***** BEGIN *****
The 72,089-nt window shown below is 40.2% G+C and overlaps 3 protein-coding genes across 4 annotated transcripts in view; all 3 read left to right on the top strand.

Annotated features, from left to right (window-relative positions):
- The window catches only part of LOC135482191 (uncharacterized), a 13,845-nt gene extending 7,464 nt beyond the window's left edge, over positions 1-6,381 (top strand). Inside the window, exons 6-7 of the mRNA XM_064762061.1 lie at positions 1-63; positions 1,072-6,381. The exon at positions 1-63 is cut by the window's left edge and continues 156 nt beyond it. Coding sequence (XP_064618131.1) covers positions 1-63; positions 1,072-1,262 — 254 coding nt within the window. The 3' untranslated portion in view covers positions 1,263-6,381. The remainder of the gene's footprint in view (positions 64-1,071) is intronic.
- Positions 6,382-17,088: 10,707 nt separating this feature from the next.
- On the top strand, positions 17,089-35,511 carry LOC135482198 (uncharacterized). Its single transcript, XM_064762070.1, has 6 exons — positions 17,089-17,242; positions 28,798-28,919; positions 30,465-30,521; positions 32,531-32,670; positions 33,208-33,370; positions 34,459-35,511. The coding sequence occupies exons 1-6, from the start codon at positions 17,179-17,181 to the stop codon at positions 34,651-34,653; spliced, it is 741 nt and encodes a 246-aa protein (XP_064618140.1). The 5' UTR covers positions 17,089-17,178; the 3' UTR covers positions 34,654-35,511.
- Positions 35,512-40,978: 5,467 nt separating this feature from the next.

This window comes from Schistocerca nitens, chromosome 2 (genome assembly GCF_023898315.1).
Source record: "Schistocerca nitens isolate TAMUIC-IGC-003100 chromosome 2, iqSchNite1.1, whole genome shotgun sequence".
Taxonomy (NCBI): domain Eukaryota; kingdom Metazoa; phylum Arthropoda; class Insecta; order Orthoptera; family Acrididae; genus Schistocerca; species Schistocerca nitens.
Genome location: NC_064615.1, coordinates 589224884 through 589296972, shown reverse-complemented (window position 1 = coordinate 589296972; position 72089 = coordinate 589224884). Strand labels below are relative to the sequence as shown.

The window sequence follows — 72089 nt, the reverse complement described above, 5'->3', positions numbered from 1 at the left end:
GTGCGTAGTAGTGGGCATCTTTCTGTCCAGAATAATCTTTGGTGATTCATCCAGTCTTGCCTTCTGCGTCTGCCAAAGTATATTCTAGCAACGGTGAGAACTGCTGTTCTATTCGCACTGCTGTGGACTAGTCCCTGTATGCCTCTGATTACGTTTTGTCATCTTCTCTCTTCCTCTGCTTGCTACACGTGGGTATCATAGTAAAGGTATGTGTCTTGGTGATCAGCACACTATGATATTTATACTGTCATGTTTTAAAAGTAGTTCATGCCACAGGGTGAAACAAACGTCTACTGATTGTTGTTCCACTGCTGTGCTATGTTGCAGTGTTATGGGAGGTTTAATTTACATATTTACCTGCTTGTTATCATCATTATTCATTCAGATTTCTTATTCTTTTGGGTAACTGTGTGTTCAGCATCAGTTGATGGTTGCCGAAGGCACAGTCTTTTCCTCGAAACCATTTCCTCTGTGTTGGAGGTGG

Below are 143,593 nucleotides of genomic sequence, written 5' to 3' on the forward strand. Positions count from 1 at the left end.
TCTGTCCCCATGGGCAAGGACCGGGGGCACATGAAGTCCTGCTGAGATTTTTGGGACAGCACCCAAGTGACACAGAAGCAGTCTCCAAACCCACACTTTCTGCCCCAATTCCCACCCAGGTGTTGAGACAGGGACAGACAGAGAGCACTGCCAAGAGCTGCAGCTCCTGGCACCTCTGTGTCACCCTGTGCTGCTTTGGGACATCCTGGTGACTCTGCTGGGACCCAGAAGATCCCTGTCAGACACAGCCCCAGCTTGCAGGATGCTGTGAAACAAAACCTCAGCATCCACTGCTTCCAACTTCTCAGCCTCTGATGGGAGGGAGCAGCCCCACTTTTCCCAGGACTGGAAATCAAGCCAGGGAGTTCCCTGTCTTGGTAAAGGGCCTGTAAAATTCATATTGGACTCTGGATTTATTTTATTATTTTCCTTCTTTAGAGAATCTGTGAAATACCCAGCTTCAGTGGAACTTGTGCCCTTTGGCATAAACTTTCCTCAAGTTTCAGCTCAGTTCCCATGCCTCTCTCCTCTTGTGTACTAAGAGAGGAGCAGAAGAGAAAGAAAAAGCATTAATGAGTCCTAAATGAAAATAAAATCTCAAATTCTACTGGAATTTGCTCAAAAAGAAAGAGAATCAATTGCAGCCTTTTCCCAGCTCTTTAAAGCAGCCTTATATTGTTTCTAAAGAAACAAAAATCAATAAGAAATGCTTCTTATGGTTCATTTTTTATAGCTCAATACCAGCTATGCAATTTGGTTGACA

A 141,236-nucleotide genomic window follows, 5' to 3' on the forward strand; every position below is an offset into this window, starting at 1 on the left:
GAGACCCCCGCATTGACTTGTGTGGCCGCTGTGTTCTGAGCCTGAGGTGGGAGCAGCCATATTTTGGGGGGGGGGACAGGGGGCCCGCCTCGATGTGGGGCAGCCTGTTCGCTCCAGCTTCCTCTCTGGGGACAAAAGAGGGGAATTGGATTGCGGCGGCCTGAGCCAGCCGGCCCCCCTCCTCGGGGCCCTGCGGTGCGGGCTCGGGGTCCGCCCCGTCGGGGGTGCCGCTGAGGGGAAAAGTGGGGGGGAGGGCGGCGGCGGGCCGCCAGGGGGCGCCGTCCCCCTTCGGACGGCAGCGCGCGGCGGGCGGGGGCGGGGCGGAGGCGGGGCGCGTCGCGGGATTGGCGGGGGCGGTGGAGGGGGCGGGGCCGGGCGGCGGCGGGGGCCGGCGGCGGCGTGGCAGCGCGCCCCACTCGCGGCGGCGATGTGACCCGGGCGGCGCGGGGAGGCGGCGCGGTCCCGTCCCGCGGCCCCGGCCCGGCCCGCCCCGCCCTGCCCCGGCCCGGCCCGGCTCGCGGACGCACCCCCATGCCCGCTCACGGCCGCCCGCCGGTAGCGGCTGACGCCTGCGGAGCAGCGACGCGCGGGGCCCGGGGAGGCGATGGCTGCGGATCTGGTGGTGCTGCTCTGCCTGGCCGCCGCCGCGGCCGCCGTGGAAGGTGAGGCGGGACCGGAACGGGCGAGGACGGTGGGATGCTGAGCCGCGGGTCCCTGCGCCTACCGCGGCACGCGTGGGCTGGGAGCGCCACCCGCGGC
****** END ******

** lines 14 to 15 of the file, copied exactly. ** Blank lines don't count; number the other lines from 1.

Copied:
TCTGTCCCCATGGGCAAGGACCGGGGGCACATGAAGTCCTGCTGAGATTTTTGGGACAGCACCCAAGTGACACAGAAGCAGTCTCCAAACCCACACTTTCTGCCCCAATTCCCACCCAGGTGTTGAGACAGGGACAGACAGAGAGCACTGCCAAGAGCTGCAGCTCCTGGCACCTCTGTGTCACCCTGTGCTGCTTTGGGACATCCTGGTGACTCTGCTGGGACCCAGAAGATCCCTGTCAGACACAGCCCCAGCTTGCAGGATGCTGTGAAACAAAACCTCAGCATCCACTGCTTCCAACTTCTCAGCCTCTGATGGGAGGGAGCAGCCCCACTTTTCCCAGGACTGGAAATCAAGCCAGGGAGTTCCCTGTCTTGGTAAAGGGCCTGTAAAATTCATATTGGACTCTGGATTTATTTTATTATTTTCCTTCTTTAGAGAATCTGTGAAATACCCAGCTTCAGTGGAACTTGTGCCCTTTGGCATAAACTTTCCTCAAGTTTCAGCTCAGTTCCCATGCCTCTCTCCTCTTGTGTACTAAGAGAGGAGCAGAAGAGAAAGAAAAAGCATTAATGAGTCCTAAATGAAAATAAAATCTCAAATTCTACTGGAATTTGCTCAAAAAGAAAGAGAATCAATTGCAGCCTTTTCCCAGCTCTTTAAAGCAGCCTTATATTGTTTCTAAAGAAACAAAAATCAATAAGAAATGCTTCTTATGGTTCATTTTTTATAGCTCAATACCAGCTATGCAATTTGGTTGACA

A 141,236-nucleotide genomic window follows, 5' to 3' on the forward strand; every position below is an offset into this window, starting at 1 on the left: